Dietary calcium level as calcium carbonate does not affect the apparent total tract digestibility of calcium, but reduces digestibility of phosphorus by growing pigs

The greatest values for apparent total tract digestibility of P are obtained when the dietary Ca to P ratio is around 1.1:1.

Tuesday 8 November 2011 (7 years 9 months 15 days ago)
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An experiment was conducted to test if the concentration of dietary Ca affects the digestibility of Ca or P in diets fed to growing pigs. Six diets based on corn, potato protein isolate, cornstarch, and soybean oil were formulated. All diets also contained monosodium phosphate, crystalline AA, salt, and a vitamin-micro mineral premix. The only difference among the diets was that varying concentrations of calcium carbonate to create diets containing 0.33, 0.46, 0.51, 0.67, 0.92, and 1.04% Ca. All diets contained between 0.40 and 0.43% P. Pigs were placed in metabolism cages that allowed total, but separate, collection of feces and urine from the pigs. Pigs within each 12 replicate were randomly allotted to the 6 diets and fed experimental diets for 14 d with urine and feces being collected over a 5-d period. Diets, feces, and urine samples were analyzed for Ca and P, and the daily balance, the apparent total tract digestibility (ATTD), and the retention of Ca and P were calculated.

Results indicated that intake, fecal excretion, and urinary excretion of Ca increased (linear, P < 0.05) as dietary Ca concentration increased. The daily intake of P was not affected by the dietary concentration of Ca, but fecal excretion of P increased (linear, P < 0.05) as dietary Ca concentrations increased. In contrast, urinary P output was reduced (linear, P < 0.05) as dietary Ca increased. The retention of Ca increased (linear, P < 0.05) from 1.73 to 4.60 g/d, whereas the retention of P decreased (linear, P < 0.05) from 1.98 to 1.77 g/d as dietary Ca concentrations increased. However, if calculated as percent of intake, both Ca and P retention were reduced (linear, P < 0.05) as dietary Ca concentration increased (from 55.4 to 46.1% and from 48.4 to 43.5%, respectively). The ATTD of Ca was not affected by the dietary concentration of Ca, but the ATTD of P was reduced (linear, P < 0.05) from 56.9 to 46.2% as dietary Ca concentration increased.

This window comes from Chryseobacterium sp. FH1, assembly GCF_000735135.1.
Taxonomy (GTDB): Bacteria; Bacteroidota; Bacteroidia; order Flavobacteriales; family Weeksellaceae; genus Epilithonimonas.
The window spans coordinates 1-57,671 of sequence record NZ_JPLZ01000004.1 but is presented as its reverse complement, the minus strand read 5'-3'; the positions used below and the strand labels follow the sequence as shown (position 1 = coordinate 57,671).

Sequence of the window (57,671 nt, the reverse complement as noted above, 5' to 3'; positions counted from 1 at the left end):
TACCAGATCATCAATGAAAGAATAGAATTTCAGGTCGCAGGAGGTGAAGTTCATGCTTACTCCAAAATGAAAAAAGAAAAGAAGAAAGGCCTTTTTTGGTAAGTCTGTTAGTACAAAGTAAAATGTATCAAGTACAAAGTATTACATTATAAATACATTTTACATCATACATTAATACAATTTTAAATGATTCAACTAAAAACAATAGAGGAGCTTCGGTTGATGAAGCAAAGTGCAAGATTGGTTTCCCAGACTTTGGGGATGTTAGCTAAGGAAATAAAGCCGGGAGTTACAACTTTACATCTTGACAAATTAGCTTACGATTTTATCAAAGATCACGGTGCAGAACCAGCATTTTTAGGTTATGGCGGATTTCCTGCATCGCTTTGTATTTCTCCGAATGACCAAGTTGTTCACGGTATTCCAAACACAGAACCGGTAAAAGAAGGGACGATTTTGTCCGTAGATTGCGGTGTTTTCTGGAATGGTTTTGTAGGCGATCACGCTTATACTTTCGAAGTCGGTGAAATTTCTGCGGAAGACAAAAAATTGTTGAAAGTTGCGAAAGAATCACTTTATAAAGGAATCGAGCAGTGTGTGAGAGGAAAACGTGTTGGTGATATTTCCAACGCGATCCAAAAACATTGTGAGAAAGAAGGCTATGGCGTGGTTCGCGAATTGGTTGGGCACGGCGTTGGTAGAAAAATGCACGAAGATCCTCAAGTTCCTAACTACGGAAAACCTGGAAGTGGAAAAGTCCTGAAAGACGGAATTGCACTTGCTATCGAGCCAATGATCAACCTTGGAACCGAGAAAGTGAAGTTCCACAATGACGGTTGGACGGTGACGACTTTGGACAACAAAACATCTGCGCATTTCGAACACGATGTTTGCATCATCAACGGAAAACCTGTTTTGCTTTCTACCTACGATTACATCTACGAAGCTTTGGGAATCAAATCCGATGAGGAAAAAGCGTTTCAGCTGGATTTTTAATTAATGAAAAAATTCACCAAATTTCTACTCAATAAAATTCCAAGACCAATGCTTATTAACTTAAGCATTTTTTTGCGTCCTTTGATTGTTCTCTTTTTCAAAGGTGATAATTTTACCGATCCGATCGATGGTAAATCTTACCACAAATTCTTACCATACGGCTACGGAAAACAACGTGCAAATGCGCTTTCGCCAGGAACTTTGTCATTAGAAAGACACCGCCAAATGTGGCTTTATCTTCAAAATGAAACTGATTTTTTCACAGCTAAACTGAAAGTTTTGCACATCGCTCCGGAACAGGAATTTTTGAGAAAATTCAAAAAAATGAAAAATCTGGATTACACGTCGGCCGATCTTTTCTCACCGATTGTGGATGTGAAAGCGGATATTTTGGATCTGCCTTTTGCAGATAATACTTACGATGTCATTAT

It is concluded that the dietary concentration of Ca does not affect the ATTD of Ca in calcium carbonate, but elevated concentrations of dietary Ca may reduce the ATTD of P in diets based on corn, potato protein isolate, and monosodium phosphate.

HH Stein, O Adeola, GL Cromwell, SW Kim, DC Mahan and PS Miller, 2011. Journal of Animal Science, 89(7): 2139-2144. http://dx.doi.org/10.2527/jas.2010-3522

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